The dirt is really flying in the Air Force next generation Tanker competition or KC-X. The plan is to procure 179 modern airframes from which to pass fuel to military aircraft, easier said than done.
Not the physical art of In-Flight refueling, I am talking about that rare science that is the US Military procurement process.
With EADS/Airbus firmly now in the competition the pressure on Boeing to meet all the stated requirements (which are now Pass/Fail as opposed to weighted evaluation) and at a cost that beats the larger EADS proposed aircraft the A330 (KC-45).
Rumor on the street is that EADS/Airbus will bid this program like Lockheed Martin does, Low Ball.
An analysis by the Gehrson Lehman Group explores this rumor and theory. EADS/Airbus has everything to gain by low balling this procurement. By buying in low they deprive a revenue source to their only rival in the military large airframe business. And this would be a long term revenue source if the age of the existing Refueling fleet is any indication.
And remember EADS/Airbus operates basically as a Non-For-Profit corporation and relies heavily on the partner governments for subsidies to launch new airframes, build infrastructure (such as assembly lines, hangers and expand runways at airports for Airbus operations) to balance its books.
Head to head Boeing would easily win and many analysis's agree with this, but don't bet on an even playing ground for this bid.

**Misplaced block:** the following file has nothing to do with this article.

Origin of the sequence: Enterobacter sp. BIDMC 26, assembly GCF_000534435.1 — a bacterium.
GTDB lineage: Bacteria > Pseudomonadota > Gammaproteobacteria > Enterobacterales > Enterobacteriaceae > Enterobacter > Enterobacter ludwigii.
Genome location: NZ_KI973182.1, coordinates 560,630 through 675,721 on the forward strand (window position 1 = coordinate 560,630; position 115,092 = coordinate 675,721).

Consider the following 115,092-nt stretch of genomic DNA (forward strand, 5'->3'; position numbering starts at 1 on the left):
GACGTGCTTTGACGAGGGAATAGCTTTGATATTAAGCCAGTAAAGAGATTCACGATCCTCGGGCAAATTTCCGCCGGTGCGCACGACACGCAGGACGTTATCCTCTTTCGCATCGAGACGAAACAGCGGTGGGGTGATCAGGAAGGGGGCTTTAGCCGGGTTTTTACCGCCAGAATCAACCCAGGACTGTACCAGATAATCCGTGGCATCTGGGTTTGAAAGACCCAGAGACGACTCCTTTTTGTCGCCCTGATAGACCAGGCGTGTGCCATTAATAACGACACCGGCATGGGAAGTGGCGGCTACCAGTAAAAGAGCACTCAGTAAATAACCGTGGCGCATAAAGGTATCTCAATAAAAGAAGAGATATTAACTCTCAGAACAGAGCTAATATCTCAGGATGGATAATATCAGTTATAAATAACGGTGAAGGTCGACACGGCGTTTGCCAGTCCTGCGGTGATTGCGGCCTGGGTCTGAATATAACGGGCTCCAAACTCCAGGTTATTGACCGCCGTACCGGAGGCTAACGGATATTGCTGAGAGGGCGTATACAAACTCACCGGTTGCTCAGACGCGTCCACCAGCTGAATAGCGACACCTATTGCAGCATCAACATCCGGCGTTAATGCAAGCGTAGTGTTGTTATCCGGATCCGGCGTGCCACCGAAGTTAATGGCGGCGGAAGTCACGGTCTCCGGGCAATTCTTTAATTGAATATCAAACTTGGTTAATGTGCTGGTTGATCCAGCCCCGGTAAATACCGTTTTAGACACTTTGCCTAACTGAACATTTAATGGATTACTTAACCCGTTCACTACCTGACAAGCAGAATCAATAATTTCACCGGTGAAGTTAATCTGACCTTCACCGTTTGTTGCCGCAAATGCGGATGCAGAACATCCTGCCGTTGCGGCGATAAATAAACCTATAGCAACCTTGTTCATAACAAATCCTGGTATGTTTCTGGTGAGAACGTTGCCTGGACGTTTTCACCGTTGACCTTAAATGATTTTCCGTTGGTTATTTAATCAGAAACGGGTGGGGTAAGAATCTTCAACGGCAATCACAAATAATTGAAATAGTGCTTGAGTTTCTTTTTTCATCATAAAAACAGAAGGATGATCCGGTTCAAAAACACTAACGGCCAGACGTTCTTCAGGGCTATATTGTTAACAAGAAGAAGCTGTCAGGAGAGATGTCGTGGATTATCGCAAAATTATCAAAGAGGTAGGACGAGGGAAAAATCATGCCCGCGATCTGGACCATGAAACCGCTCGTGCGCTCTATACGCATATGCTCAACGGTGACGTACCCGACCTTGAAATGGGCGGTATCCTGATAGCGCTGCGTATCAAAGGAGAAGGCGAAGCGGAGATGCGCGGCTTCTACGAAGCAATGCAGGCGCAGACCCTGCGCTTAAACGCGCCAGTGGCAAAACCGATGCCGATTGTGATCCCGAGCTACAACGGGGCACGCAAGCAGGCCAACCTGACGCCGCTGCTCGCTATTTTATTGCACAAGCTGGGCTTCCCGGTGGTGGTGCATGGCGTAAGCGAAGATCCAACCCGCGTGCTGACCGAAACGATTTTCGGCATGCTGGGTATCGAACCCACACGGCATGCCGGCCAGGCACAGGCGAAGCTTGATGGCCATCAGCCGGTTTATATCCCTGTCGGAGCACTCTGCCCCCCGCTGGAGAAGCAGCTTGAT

Consider also the most basic cost driver here, the cost of the basic airframe. In this estimate (by the Lexington Institute) there is a $50 million dollar difference between the Boeing B767 and the Airbus A330. This is more than $9 Billion dollars over the total of 179 planned aircraft buy. How could they possibly consider a loss of this kind? Well, being bailed out by the governments of the consortium that constitutes the Airbus Company is nothing new. It is getting old however.
Simply look at the Airbus military cargo aircraft that has just now started flight testing, the A400M. Building the prototype used up the initial contributions and down payment money from the European countries that have agreed to buy this aircraft (it is bigger than the C-130 but smaller than a C-17). The result, Airbus has requested and received additional monies to continue the program.
But it gets worse: The Pentagon Revolving Door rotates to the EADS/Airbus exit and who got spit out? Retired General Arthur Lichte, former commander of the Air Forces Air Mobility Command. Taking yet another page out of the Lockheed Martin business plan EADS/Airbus has hired someone that can go in and massage those who would be making the decision on which airframe to buy in this competition. But that famous Revolving Door works both ways and Boeing has many a former General in its employ as well. In fact they employ a former AMC Commander also however, this one left the service back in 2001, not LAST YEAR as General Lichte has.
It's all good folks, let's just hope the Country as a whole does not get screwed in this most ugly process.
BT: Jimmy T sends.